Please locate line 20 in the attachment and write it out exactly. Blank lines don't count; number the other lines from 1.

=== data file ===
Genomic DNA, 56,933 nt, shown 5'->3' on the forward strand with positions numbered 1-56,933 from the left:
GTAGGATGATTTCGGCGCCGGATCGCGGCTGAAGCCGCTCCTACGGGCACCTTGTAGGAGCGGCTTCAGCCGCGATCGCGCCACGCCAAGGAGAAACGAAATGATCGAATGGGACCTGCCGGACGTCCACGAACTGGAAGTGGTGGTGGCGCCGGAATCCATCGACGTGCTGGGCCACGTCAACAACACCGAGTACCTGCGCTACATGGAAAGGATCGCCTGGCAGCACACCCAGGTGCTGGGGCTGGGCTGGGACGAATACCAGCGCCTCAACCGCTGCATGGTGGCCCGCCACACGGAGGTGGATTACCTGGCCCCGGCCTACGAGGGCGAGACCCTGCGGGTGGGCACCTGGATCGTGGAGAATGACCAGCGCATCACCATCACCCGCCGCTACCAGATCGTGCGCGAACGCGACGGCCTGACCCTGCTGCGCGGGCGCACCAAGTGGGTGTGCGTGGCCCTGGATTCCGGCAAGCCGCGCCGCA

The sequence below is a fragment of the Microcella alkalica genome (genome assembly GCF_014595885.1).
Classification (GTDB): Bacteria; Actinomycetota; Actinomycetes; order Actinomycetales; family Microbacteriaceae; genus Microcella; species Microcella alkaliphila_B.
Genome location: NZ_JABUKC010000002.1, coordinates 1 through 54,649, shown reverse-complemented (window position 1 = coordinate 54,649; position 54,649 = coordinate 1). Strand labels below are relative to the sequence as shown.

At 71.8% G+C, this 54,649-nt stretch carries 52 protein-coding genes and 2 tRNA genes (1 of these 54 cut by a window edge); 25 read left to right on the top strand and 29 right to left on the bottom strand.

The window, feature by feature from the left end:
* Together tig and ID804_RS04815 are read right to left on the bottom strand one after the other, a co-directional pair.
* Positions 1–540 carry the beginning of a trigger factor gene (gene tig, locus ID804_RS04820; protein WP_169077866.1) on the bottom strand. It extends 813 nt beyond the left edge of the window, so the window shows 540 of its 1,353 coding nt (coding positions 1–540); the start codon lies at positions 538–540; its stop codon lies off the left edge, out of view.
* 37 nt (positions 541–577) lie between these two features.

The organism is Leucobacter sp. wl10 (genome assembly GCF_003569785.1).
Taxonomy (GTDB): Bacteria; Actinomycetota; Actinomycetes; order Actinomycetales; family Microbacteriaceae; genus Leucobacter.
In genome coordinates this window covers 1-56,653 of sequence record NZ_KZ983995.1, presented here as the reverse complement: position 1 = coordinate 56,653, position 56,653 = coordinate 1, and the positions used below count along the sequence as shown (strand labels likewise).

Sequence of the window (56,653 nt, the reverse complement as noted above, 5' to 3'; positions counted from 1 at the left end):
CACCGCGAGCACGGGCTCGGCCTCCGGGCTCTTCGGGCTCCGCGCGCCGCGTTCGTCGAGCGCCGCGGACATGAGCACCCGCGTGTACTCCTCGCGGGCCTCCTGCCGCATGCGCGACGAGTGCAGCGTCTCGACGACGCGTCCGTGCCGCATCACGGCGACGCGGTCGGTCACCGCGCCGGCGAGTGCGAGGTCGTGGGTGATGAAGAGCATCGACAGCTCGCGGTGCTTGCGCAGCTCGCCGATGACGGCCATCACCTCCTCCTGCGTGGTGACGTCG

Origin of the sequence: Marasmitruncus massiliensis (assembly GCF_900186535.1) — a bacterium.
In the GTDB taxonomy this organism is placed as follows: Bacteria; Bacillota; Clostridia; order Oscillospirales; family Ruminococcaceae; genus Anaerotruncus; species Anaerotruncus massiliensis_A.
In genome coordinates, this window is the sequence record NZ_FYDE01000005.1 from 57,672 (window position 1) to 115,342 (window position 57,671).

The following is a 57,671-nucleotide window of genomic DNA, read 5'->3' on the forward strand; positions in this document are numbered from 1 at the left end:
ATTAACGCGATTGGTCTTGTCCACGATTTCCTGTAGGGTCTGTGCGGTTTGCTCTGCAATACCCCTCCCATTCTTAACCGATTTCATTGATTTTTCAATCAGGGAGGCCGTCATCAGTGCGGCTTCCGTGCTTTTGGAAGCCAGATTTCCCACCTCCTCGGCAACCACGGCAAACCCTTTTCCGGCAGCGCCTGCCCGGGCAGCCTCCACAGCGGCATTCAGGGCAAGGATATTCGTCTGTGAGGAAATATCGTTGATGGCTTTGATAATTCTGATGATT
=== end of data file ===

ATTAACGCGATTGGTCTTGTCCACGATTTCCTGTAGGGTCTGTGCGGTTTGCTCTGCAATACCCCTCCCATTCTTAACCGATTTCATTGATTTTTCAATCAGGGAGGCCGTCATCAGTGCGGCTTCCGTGCTTTTGGAAGCCAGATTTCCCACCTCCTCGGCAACCACGGCAAACCCTTTTCCGGCAGCGCCTGCCCGGGCAGCCTCCACAGCGGCATTCAGGGCAAGGATATTCGTCTGTGAGGAAATATCGTTGATGGCTTTGATAATTCTGATGATT